Texas SC says Criss abused discretion ordering Browne's deposition

By Marilyn Tennissen | Jan 28, 2008

Judge Susan Criss

The Texas Supreme Court ruled Friday that Judge Susan Criss abused her discretion when she ordered the former CEO of BP to submit to a lengthy deposition about the 2005 explosion at the Texas City refinery.

In an opinion issued Jan. 25, the Texas high court directed Criss to vacate her order and enforce an earlier discovery agreement between the parties. The agreement allowed for John Browne, head of BP at the time of the blast that killed 15 people, to give a one-hour deposition over the telephone relating to budget cuts and what impact that may have had on refinery operations and safety.

Criss presides over the 212th District Court in Galveston County where all the lawsuits against BP were consolidated. All 15 wrongful death suits and thousands of personal injury cases have been settled with about 750 more still pending in Criss' court.

The parties entered into a discovery agreement after plaintiffs, led by Beaumont attorney Brent Coon, wanted depositions of Browne and John Manzoni, head of refining and marketing.

According to court documents, BP moved to quash the depositions and moved for protective orders, contending the plaintiffs had not met the burden under the "apex doctrine." Under the doctrine, when a party seeks to take the deposition of a senior corporate official, like Browne, the party must either show that the official has "unique or superior personal knowledge" of relevant facts or that less intrusive methods of discovery are inadequate.

The parties eventually agreed that BP would produce Manzoni for a four-hour deposition. In return, the plaintiffs promised they would withdraw the notice of deposition of Browne and would not request the deposition of any other executive officer or board member of BP.

There was one exception: if during the Manzoni deposition new evidence developed that John Browne had "unique and superior personal knowledge" of relevant facts, the plaintiffs would be permitted to issue a new notice of deposition for Browne. If Browne was deposed, then it would be limited to one hour by telephone.

After Manzoni's deposition, plaintiffs did file a new notice to depose Browne – in Galveston.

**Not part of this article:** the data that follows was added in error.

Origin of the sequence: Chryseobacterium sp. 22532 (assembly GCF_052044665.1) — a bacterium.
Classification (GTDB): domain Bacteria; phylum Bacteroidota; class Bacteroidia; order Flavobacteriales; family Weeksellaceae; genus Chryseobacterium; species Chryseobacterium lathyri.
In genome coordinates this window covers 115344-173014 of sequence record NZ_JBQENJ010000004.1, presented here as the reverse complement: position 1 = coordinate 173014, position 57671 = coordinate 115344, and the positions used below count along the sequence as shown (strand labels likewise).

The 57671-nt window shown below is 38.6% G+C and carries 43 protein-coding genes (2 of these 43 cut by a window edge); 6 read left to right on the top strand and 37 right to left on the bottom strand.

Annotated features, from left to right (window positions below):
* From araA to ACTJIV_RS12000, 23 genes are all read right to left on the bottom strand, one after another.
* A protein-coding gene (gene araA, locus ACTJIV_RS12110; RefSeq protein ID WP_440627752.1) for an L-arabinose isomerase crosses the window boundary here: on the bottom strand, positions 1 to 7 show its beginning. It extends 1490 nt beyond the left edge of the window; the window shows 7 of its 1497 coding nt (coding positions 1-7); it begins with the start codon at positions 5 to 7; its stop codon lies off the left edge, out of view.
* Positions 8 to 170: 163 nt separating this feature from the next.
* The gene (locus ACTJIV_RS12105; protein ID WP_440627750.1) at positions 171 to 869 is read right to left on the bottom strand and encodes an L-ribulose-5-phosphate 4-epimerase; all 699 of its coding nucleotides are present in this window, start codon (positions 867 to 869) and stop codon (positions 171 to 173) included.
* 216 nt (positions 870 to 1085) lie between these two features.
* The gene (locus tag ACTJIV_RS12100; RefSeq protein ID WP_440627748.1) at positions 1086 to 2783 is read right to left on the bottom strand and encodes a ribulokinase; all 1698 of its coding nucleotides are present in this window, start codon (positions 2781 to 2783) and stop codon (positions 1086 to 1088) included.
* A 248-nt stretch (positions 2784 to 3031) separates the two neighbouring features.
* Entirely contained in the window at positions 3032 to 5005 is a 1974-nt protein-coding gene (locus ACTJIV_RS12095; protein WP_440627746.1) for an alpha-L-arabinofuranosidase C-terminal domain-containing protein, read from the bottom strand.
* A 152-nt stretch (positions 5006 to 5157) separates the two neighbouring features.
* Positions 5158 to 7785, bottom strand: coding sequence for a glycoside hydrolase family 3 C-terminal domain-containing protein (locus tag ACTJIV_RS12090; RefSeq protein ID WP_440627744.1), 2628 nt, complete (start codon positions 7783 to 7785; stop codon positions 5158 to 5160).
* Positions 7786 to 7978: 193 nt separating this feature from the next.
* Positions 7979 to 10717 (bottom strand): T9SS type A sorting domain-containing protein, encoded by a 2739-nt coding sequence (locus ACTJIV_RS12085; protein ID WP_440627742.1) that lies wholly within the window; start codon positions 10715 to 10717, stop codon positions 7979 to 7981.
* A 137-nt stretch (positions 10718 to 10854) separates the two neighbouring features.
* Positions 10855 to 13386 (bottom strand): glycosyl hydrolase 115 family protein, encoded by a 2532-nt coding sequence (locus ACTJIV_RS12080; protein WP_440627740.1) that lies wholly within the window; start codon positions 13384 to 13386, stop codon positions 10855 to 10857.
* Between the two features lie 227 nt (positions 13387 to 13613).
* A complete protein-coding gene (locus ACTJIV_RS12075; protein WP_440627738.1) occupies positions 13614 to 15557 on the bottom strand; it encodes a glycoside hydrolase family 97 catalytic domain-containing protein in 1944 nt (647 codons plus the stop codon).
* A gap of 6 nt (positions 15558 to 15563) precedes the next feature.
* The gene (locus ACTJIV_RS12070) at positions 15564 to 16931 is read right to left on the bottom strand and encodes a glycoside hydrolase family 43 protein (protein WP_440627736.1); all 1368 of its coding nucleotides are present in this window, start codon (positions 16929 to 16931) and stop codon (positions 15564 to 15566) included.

BP filed a motion for protection, complaining that the deposition could not be set in Galveston and that plaintiffs failed to show that Browne had unique or superior knowledge of relevant facts or that Manzoni's deposition produced any new evidence.

Coon argued that Browne made numerous public statements regarding the Texas City explosion that were "new evidence." The public statements included interviews in Fortune and Financial Times magazines and town hall meetings with employees that appeared on the Internet.

On Oct. 11, 2006, Criss ordered Browne's deposition to proceed at a place of the parties' choosing "without limitations."

Criss explained that after the discovery agreement, Browne "personally injected himself into the case with public comments that present new evidence of his unique or superior knowledge of relevant facts."

In the meantime Browne resigned from BP and retired. Plaintiffs then contended that BP's petition was moot since the apex protections do not apply to retired officials.

However the Texas Supreme Court found there was no basis "for ignoring the parties' agreement."

In the Jan. 25 opinion on the petition for writ of mandamus, the Texas Supreme Court stated that if Criss had concluded that Manzoni's inability to answer certain questions about a 25 percent budget cut at the refinery constituted "new evidence," then the plaintiffs could have been allowed a limited deposition of Browne for one hour by telephone.

"The court instead ordered the deposition to proceed without the limitations," the Texas Supreme Court wrote "The 'new evidence' finding does not justify setting aside the agreement."

The Supreme Court wrote that under the Rules of Civil Procedure, parties are encouraged to reach discovery agreements as an important role in efficient trial management.

"When the parties conclude an agreement, the court should not lightly ignore their bargain," the Texas court wrote.

In conclusion, the Texas Supreme Court stated "The trial court abused its discretion in setting aside a valid discovery agreement without good cause. We conditionally grant the writ of mandamus to compel trial court to vacate its order, and direct the trial court to enforce the parties' agreement. We are confident the trial court will comply, and our writ will issue only if the court does not. "

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